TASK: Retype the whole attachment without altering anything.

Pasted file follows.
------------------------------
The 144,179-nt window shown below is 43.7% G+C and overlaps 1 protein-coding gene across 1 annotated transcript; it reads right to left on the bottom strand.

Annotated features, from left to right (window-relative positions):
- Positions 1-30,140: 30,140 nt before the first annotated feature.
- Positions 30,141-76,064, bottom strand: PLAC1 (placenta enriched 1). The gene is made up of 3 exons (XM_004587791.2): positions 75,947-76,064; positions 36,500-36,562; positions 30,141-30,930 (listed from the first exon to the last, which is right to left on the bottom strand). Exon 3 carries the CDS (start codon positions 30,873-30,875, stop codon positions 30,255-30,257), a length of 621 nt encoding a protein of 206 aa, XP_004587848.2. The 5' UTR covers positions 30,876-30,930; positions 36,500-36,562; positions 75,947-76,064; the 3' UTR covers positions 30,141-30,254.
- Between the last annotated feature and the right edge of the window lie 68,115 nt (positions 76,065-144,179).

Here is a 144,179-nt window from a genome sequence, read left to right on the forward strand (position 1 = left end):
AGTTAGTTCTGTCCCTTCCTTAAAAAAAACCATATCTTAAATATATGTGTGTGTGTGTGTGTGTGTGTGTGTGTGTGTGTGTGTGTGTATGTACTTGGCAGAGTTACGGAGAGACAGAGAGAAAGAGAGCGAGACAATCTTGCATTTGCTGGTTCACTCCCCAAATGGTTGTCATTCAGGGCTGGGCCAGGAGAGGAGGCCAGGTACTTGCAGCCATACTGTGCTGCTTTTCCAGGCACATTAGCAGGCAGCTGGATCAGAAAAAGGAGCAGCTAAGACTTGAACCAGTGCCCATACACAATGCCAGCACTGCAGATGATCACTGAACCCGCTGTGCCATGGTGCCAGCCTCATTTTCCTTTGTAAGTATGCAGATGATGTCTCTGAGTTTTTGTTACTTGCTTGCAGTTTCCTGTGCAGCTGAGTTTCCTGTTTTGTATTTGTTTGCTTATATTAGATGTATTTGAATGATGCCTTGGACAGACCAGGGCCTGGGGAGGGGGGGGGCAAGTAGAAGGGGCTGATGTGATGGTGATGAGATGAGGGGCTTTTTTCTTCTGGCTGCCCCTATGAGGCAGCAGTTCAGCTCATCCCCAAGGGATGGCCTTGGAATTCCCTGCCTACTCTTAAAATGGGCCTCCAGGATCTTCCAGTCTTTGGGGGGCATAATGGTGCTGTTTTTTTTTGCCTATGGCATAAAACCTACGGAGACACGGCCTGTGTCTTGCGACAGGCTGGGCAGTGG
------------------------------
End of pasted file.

The 144,179-nt window shown below is 43.7% G+C and overlaps 1 protein-coding gene across 1 annotated transcript; it reads right to left on the bottom strand.

Annotated features, from left to right (window-relative positions):
- Positions 1-30,140: 30,140 nt before the first annotated feature.
- Positions 30,141-76,064, bottom strand: PLAC1 (placenta enriched 1). The gene is made up of 3 exons (XM_004587791.2): positions 75,947-76,064; positions 36,500-36,562; positions 30,141-30,930 (listed from the first exon to the last, which is right to left on the bottom strand). Exon 3 carries the CDS (start codon positions 30,873-30,875, stop codon positions 30,255-30,257), a length of 621 nt encoding a protein of 206 aa, XP_004587848.2. The 5' UTR covers positions 30,876-30,930; positions 36,500-36,562; positions 75,947-76,064; the 3' UTR covers positions 30,141-30,254.
- Between the last annotated feature and the right edge of the window lie 68,115 nt (positions 76,065-144,179).

Here is a 144,179-nt window from a genome sequence, read left to right on the forward strand (position 1 = left end):
AGTTAGTTCTGTCCCTTCCTTAAAAAAAACCATATCTTAAATATATGTGTGTGTGTGTGTGTGTGTGTGTGTGTGTGTGTGTGTGTGTATGTACTTGGCAGAGTTACGGAGAGACAGAGAGAAAGAGAGCGAGACAATCTTGCATTTGCTGGTTCACTCCCCAAATGGTTGTCATTCAGGGCTGGGCCAGGAGAGGAGGCCAGGTACTTGCAGCCATACTGTGCTGCTTTTCCAGGCACATTAGCAGGCAGCTGGATCAGAAAAAGGAGCAGCTAAGACTTGAACCAGTGCCCATACACAATGCCAGCACTGCAGATGATCACTGAACCCGCTGTGCCATGGTGCCAGCCTCATTTTCCTTTGTAAGTATGCAGATGATGTCTCTGAGTTTTTGTTACTTGCTTGCAGTTTCCTGTGCAGCTGAGTTTCCTGTTTTGTATTTGTTTGCTTATATTAGATGTATTTGAATGATGCCTTGGACAGACCAGGGCCTGGGGAGGGGGGGGGCAAGTAGAAGGGGCTGATGTGATGGTGATGAGATGAGGGGCTTTTTTCTTCTGGCTGCCCCTATGAGGCAGCAGTTCAGCTCATCCCCAAGGGATGGCCTTGGAATTCCCTGCCTACTCTTAAAATGGGCCTCCAGGATCTTCCAGTCTTTGGGGGGCATAATGGTGCTGTTTTTTTTTGCCTATGGCATAAAACCTACGGAGACACGGCCTGTGTCTTGCGACAGGCTGGGCAGTGG